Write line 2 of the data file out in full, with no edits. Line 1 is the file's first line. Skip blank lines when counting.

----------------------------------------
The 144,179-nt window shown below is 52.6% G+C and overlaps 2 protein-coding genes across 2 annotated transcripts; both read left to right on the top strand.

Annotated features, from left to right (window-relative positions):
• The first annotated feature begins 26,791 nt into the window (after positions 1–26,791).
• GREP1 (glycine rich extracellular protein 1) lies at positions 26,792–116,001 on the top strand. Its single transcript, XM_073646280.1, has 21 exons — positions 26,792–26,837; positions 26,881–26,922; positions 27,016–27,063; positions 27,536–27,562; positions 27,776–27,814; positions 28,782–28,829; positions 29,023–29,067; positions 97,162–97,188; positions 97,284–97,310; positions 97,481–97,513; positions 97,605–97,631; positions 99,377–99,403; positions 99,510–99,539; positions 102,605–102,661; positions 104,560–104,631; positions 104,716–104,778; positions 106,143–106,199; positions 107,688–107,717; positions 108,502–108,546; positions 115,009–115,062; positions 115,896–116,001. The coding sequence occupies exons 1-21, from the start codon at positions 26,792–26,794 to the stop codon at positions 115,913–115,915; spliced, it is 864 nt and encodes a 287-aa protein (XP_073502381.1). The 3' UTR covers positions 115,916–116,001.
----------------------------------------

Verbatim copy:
Annotated features, from left to right (window-relative positions):